I was saddened to hear of the death (at 90) of Marxist art historian John Berger.
I vividly recall reading Ways of Seeing as an undergraduate and, later, his sociological writings A Fortunate Man and A Seventh Man about migrant workers in Europe, years before the current crisis hit. His essays in the collection Portraits covers 74 artists who worked from 30,000 BC (the Chauvet Cave Painters) to the 20th century.
I was impressed by his collaboration with the Swiss director Alain Tanner. Indeed, the 1976 film Jonah who will be 25 in the year 2000 is the only movie I’ve ever watched six times in all. It formulated a good part of my world view as a young man.
Even more influential was his 1972 prizewinning novel simply titled ‘G‘. I read it the year it came out, in my second year at University. It’s a novel of sexual adventure and political awakening, heady stuff for any undergraduate. The closing paragraph, describing the sunlight on the ocean waves is a beautiful, trippy way of seeing:
The sun is low in the sky and the sea is calm. Like a mirror as they say. Only it is not like a mirror. The waves which are scarcely waves, for they come and go in many different directions and their rising and falling is barely perceptible, are made up of innumerable tiny surfaces at variegating angles to one another–of these surfaces those which reflect the sunlight straight into one’s eyes, sparkle with a white light during the instant before their angle, relative to oneself and the sun, shifts and they merge again into the blackish blue of the rest of the sea. Each time the light lasts for no longer than a spark stays bright when shot out from a fire. But as the sea recedes towards the sun, the number of sparkling surfaces multiples until the sea indeed looks somewhat like a silver mirror. But unlike a mirror it is not still. Its granular surface is in continual agitation. The further away the ricocheting grains, of which the mass becomes silver and the visibly distinct minority a dark leaden colour, the greater is their apparent speed. Uninterruptedly receding towards the sun, the transmission of its reflections becoming ever faster, the sea neither requires nor recognizes any limit. The horizon is the straight bottom edge of a curtain arbitrarily and suddenly lowered upon a performance.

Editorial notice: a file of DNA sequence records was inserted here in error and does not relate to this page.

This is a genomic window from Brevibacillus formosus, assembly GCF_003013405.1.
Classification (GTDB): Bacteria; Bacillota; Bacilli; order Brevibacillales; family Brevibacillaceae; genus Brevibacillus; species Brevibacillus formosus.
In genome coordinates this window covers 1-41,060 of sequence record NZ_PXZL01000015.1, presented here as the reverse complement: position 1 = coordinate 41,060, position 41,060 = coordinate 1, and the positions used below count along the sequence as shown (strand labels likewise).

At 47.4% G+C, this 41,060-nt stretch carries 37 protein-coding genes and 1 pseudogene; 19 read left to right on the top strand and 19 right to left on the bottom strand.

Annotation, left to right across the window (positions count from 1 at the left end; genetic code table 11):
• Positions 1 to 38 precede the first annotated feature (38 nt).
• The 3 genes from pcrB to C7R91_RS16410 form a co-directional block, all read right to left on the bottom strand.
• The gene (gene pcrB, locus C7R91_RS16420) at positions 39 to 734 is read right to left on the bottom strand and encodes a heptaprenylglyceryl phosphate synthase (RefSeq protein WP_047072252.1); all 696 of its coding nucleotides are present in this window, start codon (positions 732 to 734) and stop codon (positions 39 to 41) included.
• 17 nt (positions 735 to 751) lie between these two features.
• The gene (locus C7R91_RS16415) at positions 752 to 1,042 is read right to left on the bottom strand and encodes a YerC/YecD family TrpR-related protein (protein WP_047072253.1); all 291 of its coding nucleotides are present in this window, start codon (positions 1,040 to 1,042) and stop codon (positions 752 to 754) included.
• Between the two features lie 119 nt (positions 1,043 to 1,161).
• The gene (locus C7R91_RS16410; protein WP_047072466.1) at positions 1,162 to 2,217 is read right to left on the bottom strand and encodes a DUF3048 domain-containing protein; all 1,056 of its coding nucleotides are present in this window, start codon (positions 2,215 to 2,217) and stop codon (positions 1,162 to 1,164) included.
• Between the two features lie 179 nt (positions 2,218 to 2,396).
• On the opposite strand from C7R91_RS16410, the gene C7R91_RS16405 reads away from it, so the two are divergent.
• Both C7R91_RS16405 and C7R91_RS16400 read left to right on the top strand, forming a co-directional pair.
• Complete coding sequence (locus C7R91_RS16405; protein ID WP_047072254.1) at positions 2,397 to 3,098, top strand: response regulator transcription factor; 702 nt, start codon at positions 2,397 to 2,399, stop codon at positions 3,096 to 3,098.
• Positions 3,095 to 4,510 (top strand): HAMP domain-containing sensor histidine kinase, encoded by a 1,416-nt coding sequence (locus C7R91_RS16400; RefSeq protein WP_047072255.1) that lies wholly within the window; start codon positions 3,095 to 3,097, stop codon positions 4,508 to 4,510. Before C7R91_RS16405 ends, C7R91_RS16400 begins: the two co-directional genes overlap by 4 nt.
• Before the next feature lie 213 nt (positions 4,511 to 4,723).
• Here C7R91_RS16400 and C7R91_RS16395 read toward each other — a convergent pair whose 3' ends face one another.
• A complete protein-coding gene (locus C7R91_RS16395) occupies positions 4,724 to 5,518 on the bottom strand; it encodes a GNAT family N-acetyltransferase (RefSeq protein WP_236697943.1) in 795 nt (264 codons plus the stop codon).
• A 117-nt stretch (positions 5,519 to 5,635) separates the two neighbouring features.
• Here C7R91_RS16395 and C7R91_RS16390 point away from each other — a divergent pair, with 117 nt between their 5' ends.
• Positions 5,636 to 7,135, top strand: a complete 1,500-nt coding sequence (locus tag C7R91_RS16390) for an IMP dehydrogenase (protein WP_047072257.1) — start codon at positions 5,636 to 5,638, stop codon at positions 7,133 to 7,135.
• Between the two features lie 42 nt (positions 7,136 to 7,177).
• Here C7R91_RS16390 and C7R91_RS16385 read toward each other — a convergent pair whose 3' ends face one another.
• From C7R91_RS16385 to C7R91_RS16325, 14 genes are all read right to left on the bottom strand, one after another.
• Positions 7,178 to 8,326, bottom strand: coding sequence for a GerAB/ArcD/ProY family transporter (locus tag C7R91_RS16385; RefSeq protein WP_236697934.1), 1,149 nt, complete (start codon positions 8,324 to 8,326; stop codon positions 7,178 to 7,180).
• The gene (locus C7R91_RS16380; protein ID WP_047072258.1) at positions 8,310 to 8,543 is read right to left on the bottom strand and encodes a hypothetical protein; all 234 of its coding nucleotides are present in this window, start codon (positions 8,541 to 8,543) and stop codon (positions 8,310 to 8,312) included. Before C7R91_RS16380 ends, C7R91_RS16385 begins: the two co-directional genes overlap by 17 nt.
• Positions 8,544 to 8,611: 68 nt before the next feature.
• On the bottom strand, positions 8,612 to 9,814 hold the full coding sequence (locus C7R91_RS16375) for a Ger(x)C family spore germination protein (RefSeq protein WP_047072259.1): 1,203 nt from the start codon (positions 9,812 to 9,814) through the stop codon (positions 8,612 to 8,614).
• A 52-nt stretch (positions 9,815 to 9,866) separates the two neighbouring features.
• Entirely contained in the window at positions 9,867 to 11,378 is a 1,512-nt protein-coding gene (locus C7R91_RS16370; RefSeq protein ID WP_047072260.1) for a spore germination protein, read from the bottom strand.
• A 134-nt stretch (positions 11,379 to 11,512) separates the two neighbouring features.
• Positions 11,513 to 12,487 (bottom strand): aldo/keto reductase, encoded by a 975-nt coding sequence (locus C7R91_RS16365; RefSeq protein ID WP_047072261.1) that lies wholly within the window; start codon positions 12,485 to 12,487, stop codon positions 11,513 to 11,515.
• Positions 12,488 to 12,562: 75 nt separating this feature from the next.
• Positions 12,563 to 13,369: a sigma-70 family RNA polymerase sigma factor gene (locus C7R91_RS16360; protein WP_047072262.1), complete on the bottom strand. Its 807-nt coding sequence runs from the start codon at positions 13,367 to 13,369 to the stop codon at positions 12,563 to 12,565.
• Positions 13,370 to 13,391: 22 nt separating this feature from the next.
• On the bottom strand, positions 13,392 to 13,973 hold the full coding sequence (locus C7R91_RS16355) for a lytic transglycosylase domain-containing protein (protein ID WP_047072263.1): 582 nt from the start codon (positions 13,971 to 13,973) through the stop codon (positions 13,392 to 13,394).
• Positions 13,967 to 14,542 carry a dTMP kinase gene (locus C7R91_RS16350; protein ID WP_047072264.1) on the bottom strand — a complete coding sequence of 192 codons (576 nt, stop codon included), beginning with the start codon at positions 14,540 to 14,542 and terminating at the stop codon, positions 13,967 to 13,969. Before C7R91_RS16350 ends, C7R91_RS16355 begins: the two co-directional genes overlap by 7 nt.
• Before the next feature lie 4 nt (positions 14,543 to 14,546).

His BBC series Ways of Seeing on which the book was based is available in multiple parts on YouTube. Here’s the first episode
Berger was an uncompromising visionary who was a major influence on my life.